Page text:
January 18, 2011

No Right of Way

6 1/2 years after I left the Philippines,
I found myself with a camera bag on my back,
a duffle bag on one hand,
and my passport and "green card" on the other hand.
I was standing behind a Filipino family at the immigration line at around 6:30pm.
My husband and my son were in the "non-Filipino citizen" line
(I forgot what it's actually called).

A few moments later, we passed by the customs
then out the door.
It took us by surprise because NAIA was completely different 
from all the airports we "flew into" back in the US.

Outside the door of the "baggage claim" and customs
were lanes for taxi cabs.
None else.
I didn't have an updated number of my family members,
and the first security guard I asked about where to go had a very bad attitude.
One security guard was nice to us, though.

Jesse bought a sim card at the airport. 
We thought that our phones accepts sim cards.
But they don't!
Oh we were so prepared for this... right.
The nice guard lent us his cellphone and I tried all the numbers
of my family members that I had in my phone.
None worked.

It took a while before the security guard advised Jesse to cross the street,
walk down the other building,
and look for the letter "S" (for our surnames).
Jesse found my family there.

So that was one surprise I didn't expect - NAIA was different.

Meeting 2 of my 7 siblings after 6 1/2 years didn't feel anything new to me.
It felt like I saw them yesterday.
My other siblings were waiting in Pampanga.

What took me in complete culture shock was the traffic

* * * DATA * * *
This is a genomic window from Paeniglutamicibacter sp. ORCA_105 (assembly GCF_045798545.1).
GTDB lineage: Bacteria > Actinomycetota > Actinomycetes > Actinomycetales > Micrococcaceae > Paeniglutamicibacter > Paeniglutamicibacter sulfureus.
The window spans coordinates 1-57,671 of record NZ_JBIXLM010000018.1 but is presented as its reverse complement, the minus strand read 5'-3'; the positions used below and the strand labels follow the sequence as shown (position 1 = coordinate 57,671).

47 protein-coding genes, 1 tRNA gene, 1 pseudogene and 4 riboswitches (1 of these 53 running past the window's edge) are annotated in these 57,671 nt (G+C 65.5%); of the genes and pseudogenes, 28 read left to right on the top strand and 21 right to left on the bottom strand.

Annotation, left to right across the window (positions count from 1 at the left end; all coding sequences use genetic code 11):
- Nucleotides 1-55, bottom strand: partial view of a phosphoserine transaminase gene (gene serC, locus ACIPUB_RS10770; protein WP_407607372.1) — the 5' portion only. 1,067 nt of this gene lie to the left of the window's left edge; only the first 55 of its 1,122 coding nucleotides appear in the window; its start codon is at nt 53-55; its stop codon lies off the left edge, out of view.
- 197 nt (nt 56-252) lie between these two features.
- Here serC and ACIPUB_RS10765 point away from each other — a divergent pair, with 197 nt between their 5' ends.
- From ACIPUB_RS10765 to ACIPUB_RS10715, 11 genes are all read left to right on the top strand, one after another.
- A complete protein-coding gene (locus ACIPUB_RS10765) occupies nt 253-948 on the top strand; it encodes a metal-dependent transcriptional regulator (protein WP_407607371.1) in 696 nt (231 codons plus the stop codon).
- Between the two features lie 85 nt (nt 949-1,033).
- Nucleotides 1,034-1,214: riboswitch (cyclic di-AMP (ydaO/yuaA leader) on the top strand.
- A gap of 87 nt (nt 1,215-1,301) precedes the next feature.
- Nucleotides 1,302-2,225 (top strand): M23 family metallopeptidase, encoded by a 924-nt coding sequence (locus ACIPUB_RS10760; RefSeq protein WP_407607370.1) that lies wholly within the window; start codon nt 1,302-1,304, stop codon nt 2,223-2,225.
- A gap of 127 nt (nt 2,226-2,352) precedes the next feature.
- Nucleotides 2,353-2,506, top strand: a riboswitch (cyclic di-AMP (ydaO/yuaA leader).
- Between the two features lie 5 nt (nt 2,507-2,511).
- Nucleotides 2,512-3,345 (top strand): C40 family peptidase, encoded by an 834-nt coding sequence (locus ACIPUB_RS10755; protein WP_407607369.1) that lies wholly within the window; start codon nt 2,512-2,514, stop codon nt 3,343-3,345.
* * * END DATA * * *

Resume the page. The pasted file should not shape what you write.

and the kind of Filipino drivers I forgot we had.
This sunk in when we entered Edsa:

(Not my pictures)

Good thing it was dark.
I didn't completely see how really crazy it was.
But still... the traffic was long.
And the word "right of way" doesn't exist there.
Whether you're a pedestrian or not.
(Anywhere in the Philippines, except when there are traffic lights,
pedestrians NEVER have the right of way).
Buses don't care if they crash into you.
If you're driving a car, you better make way for those buses.
Motorcycles slipped through no matter how thin
the passage was.
Vehicles changed lanes without any regards
for the other vehicles behind (or in front of) them.
They will change lanes even with the smallest inch of space they see.
And say it was 5 lanes - it became 6 lanes all just because
everybody was making their way through the traffic their own way,
thus making the traffic even heavier and longer.
Vehicles were literally bumper to bumper and shoulder to shoulder,
with just a few inches apart.
It was crazy.

I don't wanna have to drive through that kind of traffic.
Well at least it's not that crazy here in the US,
not that I know of.. yet..
and police officers catch you if you violate the traffic laws.
Thank goodness for those who really fulfill their obligations.


  1. Compared to the Philippines, learning to drive in the U.S. is a piece of cake, right Lois?!? :)

  2. That is one aspect in the U.S. that I like - the pedestrian's right of way. :0

  3. That is awful. I think my in-laws would die. They complain about the traffic in Salt Lake.


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